Whoever says spring training doesn’t count is both right and wrong. Although the games themselves, as far as the standings are concerned, don’t count, what goes on off and on the field does. Injuries, contract disputes, and teams shuffling players around all count. Spring training is for starting players to get back in the swing of baseball after an almost 3 month hiatus and for backups and young stars to work hard to keep from being sent back down to the minors, or worse yet, fired.
On March 31, the Texas Rangers and Houston Astros will officially kick off the 2013 MLB season. It has been a very long offseason, and players and fans are ready to get the show on the road. But before the season starts, let’s take a moment to discuss two teams in which the offseason and spring training may have defined their destinies for the upcoming months, plus some special musings of mine.
Though the Cleveland Indians did awesome throughout spring training with 16 wins and 10 losses, I have my concerns about them. They have had some pitching woes in which three of their relievers and one closer were injured. All three of the relievers are recovering from Tommy John’s surgery (Frank Hermmann, Josh Tomlin, and Blake Wood) and their closer, Chris Perez, has had a strained right shoulder but will probably be back by opening day. If Cleveland can get their pitchers healthy, they will certainly make things interesting this season.
Unfortunately, the New York Yankees will limp into the regular season. Four of their key starters will not take the field when they kick off their season against Boston. SS Jeter is still recovering from a broken ankle he suffered during the ALDS against Detroit and is expected to be back the opening week. 3B A-Rod is out recovering from hip surgery and will not be back until mid-season. A broken forearm CF Curtis Granderson suffered in the middle of spring training will keep him out a month after opening day. And finally, 1B Mark Teixeira will miss playing until after May, healing from a partially torn tendon in his hand. On a positive note, the Yankees have been fortunate enough to avoid major injuries to their pitching staff, which will be their lifeblood until everyone is back to good health. The Yankees are going to have to prove that they don’t need the “bombers” to win. In other words, they will need to prove they can win without players who can slam the ball out of the ballpark.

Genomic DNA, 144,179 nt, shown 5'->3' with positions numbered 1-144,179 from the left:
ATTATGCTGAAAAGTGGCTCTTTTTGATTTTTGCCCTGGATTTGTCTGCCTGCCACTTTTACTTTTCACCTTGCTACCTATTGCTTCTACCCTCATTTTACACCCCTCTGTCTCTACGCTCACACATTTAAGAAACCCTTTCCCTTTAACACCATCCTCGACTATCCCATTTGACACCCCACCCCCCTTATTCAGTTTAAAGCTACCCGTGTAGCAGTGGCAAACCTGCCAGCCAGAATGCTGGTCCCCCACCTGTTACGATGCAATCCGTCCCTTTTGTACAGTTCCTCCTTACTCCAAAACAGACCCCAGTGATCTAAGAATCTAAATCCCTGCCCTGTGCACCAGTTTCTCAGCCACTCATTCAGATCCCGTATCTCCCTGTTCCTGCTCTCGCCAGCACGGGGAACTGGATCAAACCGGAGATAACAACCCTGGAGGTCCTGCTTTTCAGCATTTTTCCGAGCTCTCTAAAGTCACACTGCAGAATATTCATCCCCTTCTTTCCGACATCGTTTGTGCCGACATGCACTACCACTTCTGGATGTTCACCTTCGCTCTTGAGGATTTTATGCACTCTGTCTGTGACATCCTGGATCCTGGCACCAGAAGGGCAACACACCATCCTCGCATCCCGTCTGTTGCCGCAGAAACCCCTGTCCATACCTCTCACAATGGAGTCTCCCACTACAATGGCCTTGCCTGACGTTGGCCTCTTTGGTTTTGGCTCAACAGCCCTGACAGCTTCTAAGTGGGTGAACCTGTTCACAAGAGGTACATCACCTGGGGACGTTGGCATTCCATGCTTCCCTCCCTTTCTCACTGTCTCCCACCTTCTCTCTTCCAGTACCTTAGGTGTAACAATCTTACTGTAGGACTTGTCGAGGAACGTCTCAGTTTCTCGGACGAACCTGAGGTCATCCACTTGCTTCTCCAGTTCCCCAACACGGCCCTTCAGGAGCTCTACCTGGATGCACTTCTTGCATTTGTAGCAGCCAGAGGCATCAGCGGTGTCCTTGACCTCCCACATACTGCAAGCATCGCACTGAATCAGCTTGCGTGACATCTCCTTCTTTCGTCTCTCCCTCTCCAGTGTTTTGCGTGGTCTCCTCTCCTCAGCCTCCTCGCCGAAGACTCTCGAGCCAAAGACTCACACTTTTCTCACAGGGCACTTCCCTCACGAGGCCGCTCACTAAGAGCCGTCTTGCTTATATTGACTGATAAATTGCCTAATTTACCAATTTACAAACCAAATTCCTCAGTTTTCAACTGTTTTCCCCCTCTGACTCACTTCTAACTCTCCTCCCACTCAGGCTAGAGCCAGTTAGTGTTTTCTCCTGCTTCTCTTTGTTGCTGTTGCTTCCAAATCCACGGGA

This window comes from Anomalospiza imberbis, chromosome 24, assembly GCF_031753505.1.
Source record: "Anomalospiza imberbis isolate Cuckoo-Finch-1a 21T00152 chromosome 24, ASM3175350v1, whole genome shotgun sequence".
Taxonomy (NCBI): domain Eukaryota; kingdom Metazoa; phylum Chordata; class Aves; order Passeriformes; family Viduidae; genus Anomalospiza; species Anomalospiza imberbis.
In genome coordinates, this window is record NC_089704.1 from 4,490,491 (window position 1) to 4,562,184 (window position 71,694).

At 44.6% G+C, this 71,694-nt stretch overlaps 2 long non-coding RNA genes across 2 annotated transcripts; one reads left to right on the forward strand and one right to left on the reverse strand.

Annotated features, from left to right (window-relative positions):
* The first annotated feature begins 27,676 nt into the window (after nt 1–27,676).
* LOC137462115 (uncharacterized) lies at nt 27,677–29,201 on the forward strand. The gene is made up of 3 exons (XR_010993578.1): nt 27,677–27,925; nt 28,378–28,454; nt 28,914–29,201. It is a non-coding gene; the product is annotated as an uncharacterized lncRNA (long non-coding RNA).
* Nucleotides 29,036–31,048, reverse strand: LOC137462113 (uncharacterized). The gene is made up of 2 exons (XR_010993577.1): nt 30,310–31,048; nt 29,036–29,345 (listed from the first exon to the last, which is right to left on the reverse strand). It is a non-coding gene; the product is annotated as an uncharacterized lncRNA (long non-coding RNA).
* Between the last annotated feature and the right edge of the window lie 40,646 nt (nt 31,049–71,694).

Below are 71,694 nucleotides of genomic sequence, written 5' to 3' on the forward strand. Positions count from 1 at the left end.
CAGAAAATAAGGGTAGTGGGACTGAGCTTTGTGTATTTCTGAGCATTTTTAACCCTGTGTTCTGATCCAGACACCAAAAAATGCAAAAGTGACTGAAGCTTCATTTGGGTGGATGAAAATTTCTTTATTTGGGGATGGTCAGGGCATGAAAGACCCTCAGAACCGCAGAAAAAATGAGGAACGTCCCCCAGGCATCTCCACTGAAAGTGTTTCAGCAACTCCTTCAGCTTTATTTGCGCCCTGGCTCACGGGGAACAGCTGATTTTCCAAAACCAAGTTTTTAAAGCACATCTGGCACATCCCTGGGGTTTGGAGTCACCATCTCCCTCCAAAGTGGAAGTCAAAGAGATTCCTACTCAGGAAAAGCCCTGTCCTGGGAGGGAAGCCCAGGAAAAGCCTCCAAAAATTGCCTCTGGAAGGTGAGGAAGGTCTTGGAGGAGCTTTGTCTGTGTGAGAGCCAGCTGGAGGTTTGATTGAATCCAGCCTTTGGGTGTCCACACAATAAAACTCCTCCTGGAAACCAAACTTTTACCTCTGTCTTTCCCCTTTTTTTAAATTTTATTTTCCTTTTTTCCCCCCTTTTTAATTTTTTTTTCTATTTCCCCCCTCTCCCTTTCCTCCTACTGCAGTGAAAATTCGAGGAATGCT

There are a few other questions I have, which time will eventually answer. Will the Tampa Bay Rays make it to the playoffs? They came so close last season but didn’t have enough gas in the tank to outdo New York and Baltimore. Will the Dodgers finally begin having success? They added pitcher Zack Greinke during the offseason and picked up former Red Sox players Adrian Gonzalez and Carl Crawford toward the end of last year. Will the Giants repeat their domination? They begin the season with a virtually unchanged roster. And the final burning question, will the Cubs go to the World Series? Yes, I used “Cubs” and “World Series” in the same sentence. As we all know, in the MLB, anything is possible.